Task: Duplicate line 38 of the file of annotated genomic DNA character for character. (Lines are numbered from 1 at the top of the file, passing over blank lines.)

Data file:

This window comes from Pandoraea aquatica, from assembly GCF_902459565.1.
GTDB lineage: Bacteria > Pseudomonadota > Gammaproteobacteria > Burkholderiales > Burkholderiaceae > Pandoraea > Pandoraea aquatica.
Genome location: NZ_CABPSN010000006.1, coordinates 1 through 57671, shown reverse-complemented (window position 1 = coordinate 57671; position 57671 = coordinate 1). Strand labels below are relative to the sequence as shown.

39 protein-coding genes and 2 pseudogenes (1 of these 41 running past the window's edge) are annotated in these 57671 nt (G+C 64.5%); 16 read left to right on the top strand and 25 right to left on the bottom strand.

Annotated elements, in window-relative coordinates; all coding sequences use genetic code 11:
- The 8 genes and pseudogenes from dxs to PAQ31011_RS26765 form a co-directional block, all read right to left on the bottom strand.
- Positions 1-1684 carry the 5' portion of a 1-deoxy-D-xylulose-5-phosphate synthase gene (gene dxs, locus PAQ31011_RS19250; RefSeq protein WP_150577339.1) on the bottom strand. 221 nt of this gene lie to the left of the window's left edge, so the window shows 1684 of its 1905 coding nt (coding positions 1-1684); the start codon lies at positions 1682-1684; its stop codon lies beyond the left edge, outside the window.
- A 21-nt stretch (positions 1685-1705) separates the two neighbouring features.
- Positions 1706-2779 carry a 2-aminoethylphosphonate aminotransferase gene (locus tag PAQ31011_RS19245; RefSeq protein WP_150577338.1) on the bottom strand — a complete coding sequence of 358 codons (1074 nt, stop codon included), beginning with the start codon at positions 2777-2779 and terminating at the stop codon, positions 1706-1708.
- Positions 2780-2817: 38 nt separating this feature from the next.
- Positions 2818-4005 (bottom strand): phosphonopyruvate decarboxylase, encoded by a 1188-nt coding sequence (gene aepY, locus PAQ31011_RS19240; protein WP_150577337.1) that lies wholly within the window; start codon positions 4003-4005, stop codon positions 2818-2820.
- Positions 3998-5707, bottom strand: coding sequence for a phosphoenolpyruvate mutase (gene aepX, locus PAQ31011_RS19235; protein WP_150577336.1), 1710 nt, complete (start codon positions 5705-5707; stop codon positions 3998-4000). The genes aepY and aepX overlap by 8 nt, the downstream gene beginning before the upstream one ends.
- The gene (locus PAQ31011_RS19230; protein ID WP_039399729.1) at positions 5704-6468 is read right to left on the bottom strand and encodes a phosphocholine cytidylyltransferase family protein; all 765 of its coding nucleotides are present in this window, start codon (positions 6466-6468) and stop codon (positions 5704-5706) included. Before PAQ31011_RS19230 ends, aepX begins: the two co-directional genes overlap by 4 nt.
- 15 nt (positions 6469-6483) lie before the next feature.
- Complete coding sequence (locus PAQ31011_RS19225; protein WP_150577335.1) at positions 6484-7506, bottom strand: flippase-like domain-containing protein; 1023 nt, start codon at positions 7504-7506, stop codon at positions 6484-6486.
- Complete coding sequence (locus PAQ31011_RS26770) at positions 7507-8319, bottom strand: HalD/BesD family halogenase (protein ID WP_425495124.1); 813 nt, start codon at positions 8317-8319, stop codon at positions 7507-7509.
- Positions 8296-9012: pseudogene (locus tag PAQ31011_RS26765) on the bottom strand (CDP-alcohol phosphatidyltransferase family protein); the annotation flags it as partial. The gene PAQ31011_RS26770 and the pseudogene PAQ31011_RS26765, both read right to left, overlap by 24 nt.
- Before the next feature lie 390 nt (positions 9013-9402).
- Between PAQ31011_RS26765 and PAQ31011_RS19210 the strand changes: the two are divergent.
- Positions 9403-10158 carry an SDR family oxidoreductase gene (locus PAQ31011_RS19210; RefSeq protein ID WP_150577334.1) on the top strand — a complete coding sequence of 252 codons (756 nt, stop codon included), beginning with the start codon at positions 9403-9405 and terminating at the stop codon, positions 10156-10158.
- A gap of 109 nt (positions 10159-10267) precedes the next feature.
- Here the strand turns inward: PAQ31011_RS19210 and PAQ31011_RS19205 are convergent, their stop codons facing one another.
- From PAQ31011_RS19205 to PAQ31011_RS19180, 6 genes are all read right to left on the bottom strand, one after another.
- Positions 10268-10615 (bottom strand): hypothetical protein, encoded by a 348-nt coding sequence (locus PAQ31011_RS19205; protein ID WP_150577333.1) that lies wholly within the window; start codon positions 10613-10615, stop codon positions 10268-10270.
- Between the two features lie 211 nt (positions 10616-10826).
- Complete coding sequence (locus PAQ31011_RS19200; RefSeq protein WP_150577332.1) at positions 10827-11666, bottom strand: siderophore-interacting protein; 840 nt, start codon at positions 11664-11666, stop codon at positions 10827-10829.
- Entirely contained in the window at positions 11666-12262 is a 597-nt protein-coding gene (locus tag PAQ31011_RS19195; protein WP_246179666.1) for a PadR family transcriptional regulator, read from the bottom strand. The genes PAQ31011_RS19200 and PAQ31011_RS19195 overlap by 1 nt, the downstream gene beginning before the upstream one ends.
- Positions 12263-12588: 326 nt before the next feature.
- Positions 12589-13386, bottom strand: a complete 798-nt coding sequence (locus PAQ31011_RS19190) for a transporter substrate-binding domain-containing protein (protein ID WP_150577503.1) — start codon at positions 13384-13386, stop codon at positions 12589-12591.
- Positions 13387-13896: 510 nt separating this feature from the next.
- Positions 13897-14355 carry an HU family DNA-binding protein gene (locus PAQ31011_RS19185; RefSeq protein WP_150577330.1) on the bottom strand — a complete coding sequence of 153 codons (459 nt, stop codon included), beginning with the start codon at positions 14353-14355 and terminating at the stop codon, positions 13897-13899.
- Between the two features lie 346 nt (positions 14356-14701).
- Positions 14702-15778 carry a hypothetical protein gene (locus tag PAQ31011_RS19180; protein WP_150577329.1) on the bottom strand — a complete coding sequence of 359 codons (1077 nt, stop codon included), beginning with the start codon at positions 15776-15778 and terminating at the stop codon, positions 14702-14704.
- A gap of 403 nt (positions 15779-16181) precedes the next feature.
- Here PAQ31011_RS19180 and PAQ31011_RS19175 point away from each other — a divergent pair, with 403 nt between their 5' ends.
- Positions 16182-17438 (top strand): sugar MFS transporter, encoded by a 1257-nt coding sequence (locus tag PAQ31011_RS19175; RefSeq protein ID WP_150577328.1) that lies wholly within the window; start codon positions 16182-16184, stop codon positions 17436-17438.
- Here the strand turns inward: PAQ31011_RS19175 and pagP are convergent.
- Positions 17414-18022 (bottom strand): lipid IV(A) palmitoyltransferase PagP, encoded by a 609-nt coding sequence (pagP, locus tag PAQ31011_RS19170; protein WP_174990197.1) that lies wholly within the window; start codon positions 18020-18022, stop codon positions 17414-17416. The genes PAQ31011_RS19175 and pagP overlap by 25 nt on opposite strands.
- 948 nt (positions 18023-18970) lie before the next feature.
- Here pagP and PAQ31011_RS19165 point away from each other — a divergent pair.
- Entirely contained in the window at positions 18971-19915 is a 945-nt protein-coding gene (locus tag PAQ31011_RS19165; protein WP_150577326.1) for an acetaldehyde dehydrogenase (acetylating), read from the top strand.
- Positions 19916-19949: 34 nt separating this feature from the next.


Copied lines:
- Positions 17414-18022 (bottom strand): lipid IV(A) palmitoyltransferase PagP, encoded by a 609-nt coding sequence (pagP, locus tag PAQ31011_RS19170; protein WP_174990197.1) that lies wholly within the window; start codon positions 18020-18022, stop codon positions 17414-17416. The genes PAQ31011_RS19175 and pagP overlap by 25 nt on opposite strands.